A recently published study suggests that using computational models to analyze neurocognitive testing data may help clinicians improve the diagnosis and treatment of attention-deficit/hyperactivity disorder (ADHD). Here, lead author Nadja Ging-Jehli, a doctoral candidate in computational psychiatry, explains the findings of the review, how clinicians can use it in practice, and her ongoing work in the field.
What led you and your colleagues to review the use of computational models to understand cognitive processes in ADHD?
My passion is helping people with ADHD (and other mental health conditions) by using my skills in mathematics and neuroscience and my experience in studying human behavior in laboratory experiments (eg, social and cognitive tasks). When I started reviewing the findings in the field of neurocognitive testing for ADHD, I noticed two aspects that motivated me to write this review article.
First, neurocognitive testing for ADHD seemed a confusing field because many different tests have been used and many different contradicting findings have been reported. At the same time, most studies concentrated on specific clinical samples (eg, boys with ADHD in a specific age range). I then realized that the findings became less contradictory the more I investigated the details of each study. For instance, specifics in the cognitive tasks conducted by clinicians can lead to important behavioral differences that can be understood if we consider the findings of research from cognitive psychology. Moreover, I noticed that certain tasks (eg, stop signal tasks) have been used to measure specific cognitive concepts (eg, inhibition failure) without compelling evidence that these tasks indeed measure those concepts.
Second, computational modeling has long been used in nonclinical research areas (eg, cognitive psychology, cognitive neuroscience, behavioral economics) to understand how people make decisions in cognitive and social tasks within a laboratory setting. Unfortunately, cognitive research after 1970 has had little influence on the neurocognitive tests used for clinical purposes.
Based on all of these observations, our review article focuses on integrating findings from cognitive psychology and computational modeling into clinical neurocognitive testing. We also provide a thorough overview of the current field of neurocognitive testing and we discuss barriers that need to be overcome to better utilize neurocognitive testing for clinical practices.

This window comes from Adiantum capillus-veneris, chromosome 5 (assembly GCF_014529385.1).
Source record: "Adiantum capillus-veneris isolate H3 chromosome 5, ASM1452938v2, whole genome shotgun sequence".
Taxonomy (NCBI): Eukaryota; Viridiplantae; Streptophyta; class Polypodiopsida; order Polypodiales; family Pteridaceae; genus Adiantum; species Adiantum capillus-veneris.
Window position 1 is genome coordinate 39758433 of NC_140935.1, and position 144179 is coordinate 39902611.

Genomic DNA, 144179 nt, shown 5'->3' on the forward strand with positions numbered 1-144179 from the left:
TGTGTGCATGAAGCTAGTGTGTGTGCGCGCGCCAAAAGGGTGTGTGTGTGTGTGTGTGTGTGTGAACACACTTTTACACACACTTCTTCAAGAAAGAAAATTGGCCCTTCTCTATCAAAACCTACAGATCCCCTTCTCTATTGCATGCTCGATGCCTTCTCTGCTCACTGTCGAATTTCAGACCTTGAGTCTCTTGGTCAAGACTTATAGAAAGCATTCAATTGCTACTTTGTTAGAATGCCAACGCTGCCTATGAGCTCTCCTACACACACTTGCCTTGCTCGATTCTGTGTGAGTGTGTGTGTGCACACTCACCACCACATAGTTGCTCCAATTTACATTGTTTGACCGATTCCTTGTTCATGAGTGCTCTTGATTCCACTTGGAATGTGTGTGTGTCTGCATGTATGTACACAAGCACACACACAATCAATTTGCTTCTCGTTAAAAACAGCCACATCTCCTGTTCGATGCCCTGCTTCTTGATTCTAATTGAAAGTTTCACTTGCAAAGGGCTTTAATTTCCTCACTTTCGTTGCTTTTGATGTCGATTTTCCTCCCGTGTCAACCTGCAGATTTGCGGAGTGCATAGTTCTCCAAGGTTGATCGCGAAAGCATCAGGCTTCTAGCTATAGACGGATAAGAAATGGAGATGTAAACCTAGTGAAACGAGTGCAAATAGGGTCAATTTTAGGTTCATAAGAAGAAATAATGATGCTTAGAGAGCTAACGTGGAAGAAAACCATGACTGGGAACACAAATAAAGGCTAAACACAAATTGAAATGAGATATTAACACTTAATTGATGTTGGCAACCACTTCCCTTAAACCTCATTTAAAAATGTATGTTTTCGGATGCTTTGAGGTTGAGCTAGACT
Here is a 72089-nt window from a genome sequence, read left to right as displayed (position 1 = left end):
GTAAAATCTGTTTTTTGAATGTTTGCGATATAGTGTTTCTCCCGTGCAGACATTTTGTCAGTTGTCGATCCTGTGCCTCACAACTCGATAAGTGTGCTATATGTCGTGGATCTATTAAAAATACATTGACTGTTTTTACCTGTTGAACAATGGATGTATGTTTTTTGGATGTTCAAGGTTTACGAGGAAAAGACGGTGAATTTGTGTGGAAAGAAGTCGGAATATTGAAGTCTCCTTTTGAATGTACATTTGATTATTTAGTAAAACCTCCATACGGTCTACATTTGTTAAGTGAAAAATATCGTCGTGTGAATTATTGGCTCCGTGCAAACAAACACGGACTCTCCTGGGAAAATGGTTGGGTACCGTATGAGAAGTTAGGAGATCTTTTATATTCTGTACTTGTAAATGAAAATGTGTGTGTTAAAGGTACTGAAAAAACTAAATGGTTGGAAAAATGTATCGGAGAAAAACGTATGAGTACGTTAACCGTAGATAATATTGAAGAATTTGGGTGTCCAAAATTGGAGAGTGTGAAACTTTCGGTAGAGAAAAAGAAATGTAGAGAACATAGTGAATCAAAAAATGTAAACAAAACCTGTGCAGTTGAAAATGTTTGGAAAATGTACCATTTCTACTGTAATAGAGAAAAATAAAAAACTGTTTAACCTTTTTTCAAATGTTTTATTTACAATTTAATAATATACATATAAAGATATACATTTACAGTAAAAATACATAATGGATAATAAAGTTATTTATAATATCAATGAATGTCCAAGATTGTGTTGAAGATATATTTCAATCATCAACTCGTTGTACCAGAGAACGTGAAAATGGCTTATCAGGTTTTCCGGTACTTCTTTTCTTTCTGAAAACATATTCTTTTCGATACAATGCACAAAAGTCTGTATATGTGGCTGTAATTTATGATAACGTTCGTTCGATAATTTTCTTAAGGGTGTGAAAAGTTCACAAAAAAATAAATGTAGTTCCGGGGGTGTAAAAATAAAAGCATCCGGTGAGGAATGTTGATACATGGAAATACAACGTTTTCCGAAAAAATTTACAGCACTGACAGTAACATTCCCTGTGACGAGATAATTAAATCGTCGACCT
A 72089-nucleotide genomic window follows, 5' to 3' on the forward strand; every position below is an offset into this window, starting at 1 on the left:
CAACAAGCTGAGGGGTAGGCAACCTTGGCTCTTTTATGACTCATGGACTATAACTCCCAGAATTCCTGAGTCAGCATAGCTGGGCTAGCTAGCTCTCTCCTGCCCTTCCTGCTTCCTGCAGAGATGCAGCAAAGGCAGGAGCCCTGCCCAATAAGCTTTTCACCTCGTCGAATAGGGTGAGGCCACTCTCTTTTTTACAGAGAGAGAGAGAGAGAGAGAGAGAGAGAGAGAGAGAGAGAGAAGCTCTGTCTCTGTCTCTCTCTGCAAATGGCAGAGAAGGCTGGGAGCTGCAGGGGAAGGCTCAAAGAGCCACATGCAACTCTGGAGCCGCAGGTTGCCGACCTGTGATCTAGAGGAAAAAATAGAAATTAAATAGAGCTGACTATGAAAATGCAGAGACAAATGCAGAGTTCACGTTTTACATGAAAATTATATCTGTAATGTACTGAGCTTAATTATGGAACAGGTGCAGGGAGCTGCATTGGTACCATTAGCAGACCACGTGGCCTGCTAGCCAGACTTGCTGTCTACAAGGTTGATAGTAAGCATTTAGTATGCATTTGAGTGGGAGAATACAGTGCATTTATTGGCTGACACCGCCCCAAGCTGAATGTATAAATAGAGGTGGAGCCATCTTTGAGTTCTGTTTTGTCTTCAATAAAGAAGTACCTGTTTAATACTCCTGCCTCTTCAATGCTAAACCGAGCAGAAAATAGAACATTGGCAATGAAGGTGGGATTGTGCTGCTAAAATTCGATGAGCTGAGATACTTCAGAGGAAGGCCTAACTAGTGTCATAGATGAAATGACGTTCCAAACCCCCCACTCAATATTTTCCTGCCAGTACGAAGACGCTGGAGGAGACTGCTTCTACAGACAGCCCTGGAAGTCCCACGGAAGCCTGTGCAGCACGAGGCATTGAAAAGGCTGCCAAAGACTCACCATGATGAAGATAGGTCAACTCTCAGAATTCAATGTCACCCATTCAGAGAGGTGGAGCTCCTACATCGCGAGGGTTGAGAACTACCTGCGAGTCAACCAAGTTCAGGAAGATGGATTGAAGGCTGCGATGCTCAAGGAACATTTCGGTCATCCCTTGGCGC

Please briefly describe the study method and your most significant finding(s).
We reviewed 50 clinical studies on a broad range of cognitive tasks. In so doing, we provide a synopsis of differences in sample characteristics, task procedures, and effect sizes across all studies (found in the appendix of our article).
The synthesis of our review suggests that there is more information available from neurocognitive testing, if its data are analyzed with computational models. This additional information may benefit clinicians not only in diagnosing ADHD, but also in selecting and assessing treatments. However, different research fields (eg, clinical science, cognitive psychology, computational modelers) need to work together to: 1. set new standards on how to report findings from those tests (eg, some report test scores and others report aggregated measures, which makes comparisons across studies impossible); 2. understand the difference between analyzing neurocognitive data with summary statistics (eg, mean response times) versus analyzing data with computational models; 3. adjust tasks to make them suitable for model applications. In our article, we provide an introduction to 3 commonly used computational models and we list the requirements that need to be met to apply those models.
Eventually, by integrating the findings of the reviewed studies, we also found evidence that computational models could be promising tools to characterize different ADHD endophenotypes.
How do you think computational psychiatry can change the process of diagnosing ADHD?
Only a few studies have used computational modeling to inform clinical practices such as diagnosis, treatment selection, and treatment assessment. Those studies which did use computational modeling with neurocognitive testing mostly focused on quantifying cognitive differences between individuals with and without ADHD. However, it is not enough for the field of computational psychiatry to simply apply models to clinical data from neurocognitive tests. It will be necessary for the field to show that the results of those models provide insights of clinical relevance; there is a difference between statistical significance and clinical significance. I hope that clinicians will find neurocognitive testing more useful in their daily practice if they start to combine it with computational model analyses.